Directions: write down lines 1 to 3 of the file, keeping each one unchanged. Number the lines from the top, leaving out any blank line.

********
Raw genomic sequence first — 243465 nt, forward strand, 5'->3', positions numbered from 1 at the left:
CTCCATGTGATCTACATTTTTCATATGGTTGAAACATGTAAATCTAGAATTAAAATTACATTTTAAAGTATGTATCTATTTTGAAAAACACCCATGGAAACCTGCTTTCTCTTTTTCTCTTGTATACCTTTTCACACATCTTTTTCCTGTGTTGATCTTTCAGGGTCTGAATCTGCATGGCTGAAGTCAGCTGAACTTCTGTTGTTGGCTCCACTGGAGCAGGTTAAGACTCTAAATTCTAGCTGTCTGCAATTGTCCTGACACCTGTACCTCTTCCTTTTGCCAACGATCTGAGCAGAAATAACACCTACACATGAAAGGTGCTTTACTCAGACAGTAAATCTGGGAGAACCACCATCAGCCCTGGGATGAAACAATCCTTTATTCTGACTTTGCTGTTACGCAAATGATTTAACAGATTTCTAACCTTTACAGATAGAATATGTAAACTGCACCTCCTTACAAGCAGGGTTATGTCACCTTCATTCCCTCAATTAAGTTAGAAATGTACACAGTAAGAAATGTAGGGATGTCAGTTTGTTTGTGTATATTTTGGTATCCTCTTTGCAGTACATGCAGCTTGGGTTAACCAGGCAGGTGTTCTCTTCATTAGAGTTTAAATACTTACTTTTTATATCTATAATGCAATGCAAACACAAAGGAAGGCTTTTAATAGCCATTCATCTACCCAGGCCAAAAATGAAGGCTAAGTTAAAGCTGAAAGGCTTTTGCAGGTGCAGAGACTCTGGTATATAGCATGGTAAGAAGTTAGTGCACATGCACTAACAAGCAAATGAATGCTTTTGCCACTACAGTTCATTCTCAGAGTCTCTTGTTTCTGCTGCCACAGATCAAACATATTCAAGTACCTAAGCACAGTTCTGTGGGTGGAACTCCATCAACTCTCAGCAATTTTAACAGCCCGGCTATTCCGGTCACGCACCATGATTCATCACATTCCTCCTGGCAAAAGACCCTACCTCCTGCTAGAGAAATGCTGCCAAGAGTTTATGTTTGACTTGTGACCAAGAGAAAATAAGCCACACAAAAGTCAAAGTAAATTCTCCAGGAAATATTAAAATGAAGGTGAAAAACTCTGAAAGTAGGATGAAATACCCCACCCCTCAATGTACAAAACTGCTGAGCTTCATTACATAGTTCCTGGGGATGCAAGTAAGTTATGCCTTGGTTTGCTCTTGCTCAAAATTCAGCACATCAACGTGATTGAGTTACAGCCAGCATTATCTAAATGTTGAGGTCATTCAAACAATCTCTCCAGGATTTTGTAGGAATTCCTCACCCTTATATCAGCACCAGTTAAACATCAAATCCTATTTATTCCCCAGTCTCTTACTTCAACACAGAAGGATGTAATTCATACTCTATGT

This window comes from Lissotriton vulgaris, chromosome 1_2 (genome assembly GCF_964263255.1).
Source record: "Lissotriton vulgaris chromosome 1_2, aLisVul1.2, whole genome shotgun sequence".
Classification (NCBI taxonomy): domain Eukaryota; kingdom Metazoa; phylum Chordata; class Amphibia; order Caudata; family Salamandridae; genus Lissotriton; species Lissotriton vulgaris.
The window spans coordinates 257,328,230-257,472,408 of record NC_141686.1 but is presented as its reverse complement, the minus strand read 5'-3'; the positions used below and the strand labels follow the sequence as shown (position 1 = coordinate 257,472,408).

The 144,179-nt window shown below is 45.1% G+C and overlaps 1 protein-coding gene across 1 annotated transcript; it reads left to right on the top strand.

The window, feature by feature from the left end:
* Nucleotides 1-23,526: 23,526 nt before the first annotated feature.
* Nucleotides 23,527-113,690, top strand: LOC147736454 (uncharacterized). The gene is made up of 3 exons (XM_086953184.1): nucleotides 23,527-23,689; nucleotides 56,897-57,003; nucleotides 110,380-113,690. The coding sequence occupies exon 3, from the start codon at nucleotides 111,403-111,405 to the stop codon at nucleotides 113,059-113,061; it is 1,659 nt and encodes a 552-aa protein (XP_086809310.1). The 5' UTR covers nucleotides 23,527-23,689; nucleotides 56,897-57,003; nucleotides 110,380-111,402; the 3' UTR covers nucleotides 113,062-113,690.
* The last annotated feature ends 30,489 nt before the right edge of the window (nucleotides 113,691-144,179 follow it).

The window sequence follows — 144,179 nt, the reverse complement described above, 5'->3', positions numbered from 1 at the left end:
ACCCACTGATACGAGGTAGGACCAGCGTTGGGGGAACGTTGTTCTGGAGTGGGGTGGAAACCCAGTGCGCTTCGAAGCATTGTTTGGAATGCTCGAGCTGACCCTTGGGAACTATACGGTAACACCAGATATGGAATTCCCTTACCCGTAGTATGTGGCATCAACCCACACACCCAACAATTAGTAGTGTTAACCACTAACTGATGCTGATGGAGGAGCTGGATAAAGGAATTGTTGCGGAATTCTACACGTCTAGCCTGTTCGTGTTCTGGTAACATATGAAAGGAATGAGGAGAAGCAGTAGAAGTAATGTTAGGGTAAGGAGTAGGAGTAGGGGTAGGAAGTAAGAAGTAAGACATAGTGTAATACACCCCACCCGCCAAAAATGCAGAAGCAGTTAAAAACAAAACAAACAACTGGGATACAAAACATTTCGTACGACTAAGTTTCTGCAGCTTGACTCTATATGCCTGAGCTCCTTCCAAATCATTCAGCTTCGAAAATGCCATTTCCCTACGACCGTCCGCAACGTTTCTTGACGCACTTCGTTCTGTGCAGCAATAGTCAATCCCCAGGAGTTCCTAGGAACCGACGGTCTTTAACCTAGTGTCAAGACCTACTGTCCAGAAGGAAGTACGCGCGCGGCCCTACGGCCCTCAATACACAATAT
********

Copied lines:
Raw genomic sequence first — 243465 nt, forward strand, 5'->3', positions numbered from 1 at the left:
CTCCATGTGATCTACATTTTTCATATGGTTGAAACATGTAAATCTAGAATTAAAATTACATTTTAAAGTATGTATCTATTTTGAAAAACACCCATGGAAACCTGCTTTCTCTTTTTCTCTTGTATACCTTTTCACACATCTTTTTCCTGTGTTGATCTTTCAGGGTCTGAATCTGCATGGCTGAAGTCAGCTGAACTTCTGTTGTTGGCTCCACTGGAGCAGGTTAAGACTCTAAATTCTAGCTGTCTGCAATTGTCCTGACACCTGTACCTCTTCCTTTTGCCAACGATCTGAGCAGAAATAACACCTACACATGAAAGGTGCTTTACTCAGACAGTAAATCTGGGAGAACCACCATCAGCCCTGGGATGAAACAATCCTTTATTCTGACTTTGCTGTTACGCAAATGATTTAACAGATTTCTAACCTTTACAGATAGAATATGTAAACTGCACCTCCTTACAAGCAGGGTTATGTCACCTTCATTCCCTCAATTAAGTTAGAAATGTACACAGTAAGAAATGTAGGGATGTCAGTTTGTTTGTGTATATTTTGGTATCCTCTTTGCAGTACATGCAGCTTGGGTTAACCAGGCAGGTGTTCTCTTCATTAGAGTTTAAATACTTACTTTTTATATCTATAATGCAATGCAAACACAAAGGAAGGCTTTTAATAGCCATTCATCTACCCAGGCCAAAAATGAAGGCTAAGTTAAAGCTGAAAGGCTTTTGCAGGTGCAGAGACTCTGGTATATAGCATGGTAAGAAGTTAGTGCACATGCACTAACAAGCAAATGAATGCTTTTGCCACTACAGTTCATTCTCAGAGTCTCTTGTTTCTGCTGCCACAGATCAAACATATTCAAGTACCTAAGCACAGTTCTGTGGGTGGAACTCCATCAACTCTCAGCAATTTTAACAGCCCGGCTATTCCGGTCACGCACCATGATTCATCACATTCCTCCTGGCAAAAGACCCTACCTCCTGCTAGAGAAATGCTGCCAAGAGTTTATGTTTGACTTGTGACCAAGAGAAAATAAGCCACACAAAAGTCAAAGTAAATTCTCCAGGAAATATTAAAATGAAGGTGAAAAACTCTGAAAGTAGGATGAAATACCCCACCCCTCAATGTACAAAACTGCTGAGCTTCATTACATAGTTCCTGGGGATGCAAGTAAGTTATGCCTTGGTTTGCTCTTGCTCAAAATTCAGCACATCAACGTGATTGAGTTACAGCCAGCATTATCTAAATGTTGAGGTCATTCAAACAATCTCTCCAGGATTTTGTAGGAATTCCTCACCCTTATATCAGCACCAGTTAAACATCAAATCCTATTTATTCCCCAGTCTCTTACTTCAACACAGAAGGATGTAATTCATACTCTATGT

This window comes from Lissotriton vulgaris, chromosome 1_2 (genome assembly GCF_964263255.1).